Western Australian Liberal Premier Colin Barnett has said many of the 200 remote Aboriginal communities in WA will be shut down.
ABC Online reported on October 14 that Barnett said: "There's no doubt that under policies really initiated by the Federal Government, small, isolated Aboriginal communities were promoted.
"The reality is that there's no employment prospects in those areas, or very limited."
Barnett’s comments were in relation to the small community of Oombulgurri, where there are 50 residents and 14 public servants.
WA Department of Indigenous Affairs' director-general Patrick Walker supported removing government services and relocating residents.
”It's clear I think to all concerned, to community members and government agencies, that there's no future for Oombulgurri in its current form, given the number of people in the town.
"So, we think there is a much better future and a different use for Oombulgurri that could satisfy the requirements of everyone."
Some older residents have said they won’t be leaving despite health services being cut.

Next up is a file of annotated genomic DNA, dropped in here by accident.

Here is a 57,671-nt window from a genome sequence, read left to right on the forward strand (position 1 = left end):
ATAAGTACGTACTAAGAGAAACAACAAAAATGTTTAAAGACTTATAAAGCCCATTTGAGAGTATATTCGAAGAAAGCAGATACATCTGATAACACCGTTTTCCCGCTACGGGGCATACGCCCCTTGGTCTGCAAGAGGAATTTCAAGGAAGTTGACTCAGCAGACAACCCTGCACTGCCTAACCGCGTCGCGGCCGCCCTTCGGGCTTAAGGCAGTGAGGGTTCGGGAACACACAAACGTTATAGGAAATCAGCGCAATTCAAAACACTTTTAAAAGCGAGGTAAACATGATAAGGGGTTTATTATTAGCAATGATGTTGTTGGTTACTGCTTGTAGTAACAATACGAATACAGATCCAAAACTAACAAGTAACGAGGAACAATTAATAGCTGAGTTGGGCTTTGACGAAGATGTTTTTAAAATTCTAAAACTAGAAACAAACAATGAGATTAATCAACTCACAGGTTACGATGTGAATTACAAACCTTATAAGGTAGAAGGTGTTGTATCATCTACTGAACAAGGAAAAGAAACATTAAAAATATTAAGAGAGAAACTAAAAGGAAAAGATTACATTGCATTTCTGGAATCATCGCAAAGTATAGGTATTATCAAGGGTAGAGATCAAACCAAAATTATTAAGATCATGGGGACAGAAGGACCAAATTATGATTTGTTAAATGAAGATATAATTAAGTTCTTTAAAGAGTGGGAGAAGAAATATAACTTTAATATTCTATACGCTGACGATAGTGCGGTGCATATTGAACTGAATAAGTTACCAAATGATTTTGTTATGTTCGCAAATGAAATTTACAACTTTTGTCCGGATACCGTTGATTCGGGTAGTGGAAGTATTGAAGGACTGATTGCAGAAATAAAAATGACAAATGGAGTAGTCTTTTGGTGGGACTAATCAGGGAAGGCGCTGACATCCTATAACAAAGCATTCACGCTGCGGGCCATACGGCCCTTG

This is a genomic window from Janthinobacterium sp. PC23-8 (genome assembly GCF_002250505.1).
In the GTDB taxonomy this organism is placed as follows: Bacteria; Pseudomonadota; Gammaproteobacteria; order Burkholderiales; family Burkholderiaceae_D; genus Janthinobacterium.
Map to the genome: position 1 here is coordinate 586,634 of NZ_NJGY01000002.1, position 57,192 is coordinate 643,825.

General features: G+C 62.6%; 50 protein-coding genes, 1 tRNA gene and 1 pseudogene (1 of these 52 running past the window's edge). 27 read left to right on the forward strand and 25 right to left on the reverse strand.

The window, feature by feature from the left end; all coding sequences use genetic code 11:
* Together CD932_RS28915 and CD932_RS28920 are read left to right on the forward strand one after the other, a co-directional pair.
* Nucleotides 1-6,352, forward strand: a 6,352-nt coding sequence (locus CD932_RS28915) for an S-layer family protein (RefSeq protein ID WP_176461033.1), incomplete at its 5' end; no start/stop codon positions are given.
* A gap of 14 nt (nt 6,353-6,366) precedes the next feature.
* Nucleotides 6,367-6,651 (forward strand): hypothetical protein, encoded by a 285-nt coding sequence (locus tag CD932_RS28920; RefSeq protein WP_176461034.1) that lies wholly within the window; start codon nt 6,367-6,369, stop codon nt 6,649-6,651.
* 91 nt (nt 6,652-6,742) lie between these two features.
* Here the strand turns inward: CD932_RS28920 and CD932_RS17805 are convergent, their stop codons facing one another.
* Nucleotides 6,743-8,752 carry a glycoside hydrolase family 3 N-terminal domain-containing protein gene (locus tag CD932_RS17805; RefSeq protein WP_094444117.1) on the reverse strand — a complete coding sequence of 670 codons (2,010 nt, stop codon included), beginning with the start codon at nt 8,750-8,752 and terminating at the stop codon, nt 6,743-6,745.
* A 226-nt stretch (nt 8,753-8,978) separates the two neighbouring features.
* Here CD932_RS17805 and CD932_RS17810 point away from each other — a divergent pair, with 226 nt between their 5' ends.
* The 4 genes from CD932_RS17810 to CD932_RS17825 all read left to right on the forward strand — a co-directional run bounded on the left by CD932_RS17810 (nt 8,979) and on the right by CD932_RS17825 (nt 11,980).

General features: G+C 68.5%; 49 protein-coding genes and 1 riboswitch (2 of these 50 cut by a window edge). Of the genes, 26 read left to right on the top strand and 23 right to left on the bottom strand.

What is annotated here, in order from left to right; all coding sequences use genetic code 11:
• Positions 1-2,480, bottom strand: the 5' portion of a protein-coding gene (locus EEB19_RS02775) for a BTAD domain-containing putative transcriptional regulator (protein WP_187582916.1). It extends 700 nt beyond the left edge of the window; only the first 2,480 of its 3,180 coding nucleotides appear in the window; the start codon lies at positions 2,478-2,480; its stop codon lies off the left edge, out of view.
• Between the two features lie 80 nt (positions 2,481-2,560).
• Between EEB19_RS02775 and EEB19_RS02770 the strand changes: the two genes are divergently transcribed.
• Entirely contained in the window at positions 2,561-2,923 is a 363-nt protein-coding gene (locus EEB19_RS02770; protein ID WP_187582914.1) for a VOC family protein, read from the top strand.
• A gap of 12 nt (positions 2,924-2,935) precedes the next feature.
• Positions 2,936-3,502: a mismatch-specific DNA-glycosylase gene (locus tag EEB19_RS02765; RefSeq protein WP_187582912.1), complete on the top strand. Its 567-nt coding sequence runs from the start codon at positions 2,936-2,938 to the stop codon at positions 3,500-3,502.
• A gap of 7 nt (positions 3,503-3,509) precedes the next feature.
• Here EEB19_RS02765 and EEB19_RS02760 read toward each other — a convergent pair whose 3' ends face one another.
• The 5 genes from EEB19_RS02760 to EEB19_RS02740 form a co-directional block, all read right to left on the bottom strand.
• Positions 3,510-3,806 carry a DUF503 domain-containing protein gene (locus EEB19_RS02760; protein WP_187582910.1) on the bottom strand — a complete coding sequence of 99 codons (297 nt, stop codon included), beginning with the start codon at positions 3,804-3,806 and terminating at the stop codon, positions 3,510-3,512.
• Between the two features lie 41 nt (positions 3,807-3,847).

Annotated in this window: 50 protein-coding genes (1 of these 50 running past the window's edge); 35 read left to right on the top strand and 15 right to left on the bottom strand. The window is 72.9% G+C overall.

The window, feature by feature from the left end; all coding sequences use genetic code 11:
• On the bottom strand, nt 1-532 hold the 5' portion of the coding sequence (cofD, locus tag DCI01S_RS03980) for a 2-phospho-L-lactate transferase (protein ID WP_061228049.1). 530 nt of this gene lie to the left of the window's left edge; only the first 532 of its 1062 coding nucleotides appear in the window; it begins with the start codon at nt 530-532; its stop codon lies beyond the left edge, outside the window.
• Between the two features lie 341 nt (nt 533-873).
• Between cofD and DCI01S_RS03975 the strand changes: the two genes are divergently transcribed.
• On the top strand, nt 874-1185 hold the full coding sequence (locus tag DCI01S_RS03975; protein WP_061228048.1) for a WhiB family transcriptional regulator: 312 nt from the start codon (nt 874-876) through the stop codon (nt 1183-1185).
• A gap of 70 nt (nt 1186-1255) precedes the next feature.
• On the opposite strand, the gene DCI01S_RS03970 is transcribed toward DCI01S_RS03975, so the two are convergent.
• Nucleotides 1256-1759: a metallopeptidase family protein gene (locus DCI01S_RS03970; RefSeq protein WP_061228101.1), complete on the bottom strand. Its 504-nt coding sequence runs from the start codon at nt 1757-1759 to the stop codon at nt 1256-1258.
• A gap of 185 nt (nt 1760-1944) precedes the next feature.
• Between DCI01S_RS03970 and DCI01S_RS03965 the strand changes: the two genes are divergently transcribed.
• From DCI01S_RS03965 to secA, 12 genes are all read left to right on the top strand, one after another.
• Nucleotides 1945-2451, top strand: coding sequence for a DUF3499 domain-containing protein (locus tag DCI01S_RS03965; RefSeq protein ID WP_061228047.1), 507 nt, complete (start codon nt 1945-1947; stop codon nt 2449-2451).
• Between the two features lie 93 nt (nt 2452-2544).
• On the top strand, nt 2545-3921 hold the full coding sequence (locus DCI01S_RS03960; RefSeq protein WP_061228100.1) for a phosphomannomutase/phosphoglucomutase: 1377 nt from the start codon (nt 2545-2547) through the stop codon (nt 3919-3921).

Kimberley Aboriginal Law and Culture Centre chairperson Wes Morris said he welcomed the discussion about the future of the remote communities. But he said the relocation of Aboriginal people to places like Broome could be a disaster unless housing and services were improved.
"We've got great concerns in relation to the health and well-being of people if you just reduce the number of communities holus-bolus and pack everyone into the towns”, he said on October 15.
"What does that do in terms of your social networks and what does that do in terms of the actual health and well-being of people?"
Aboriginal people in the Northern Territory have been resisting government policy that pushes them off smaller homelands into “hub towns”, taking them away from their ancestral lands. Research has shown people living on homelands and outstations have better mental and physical health.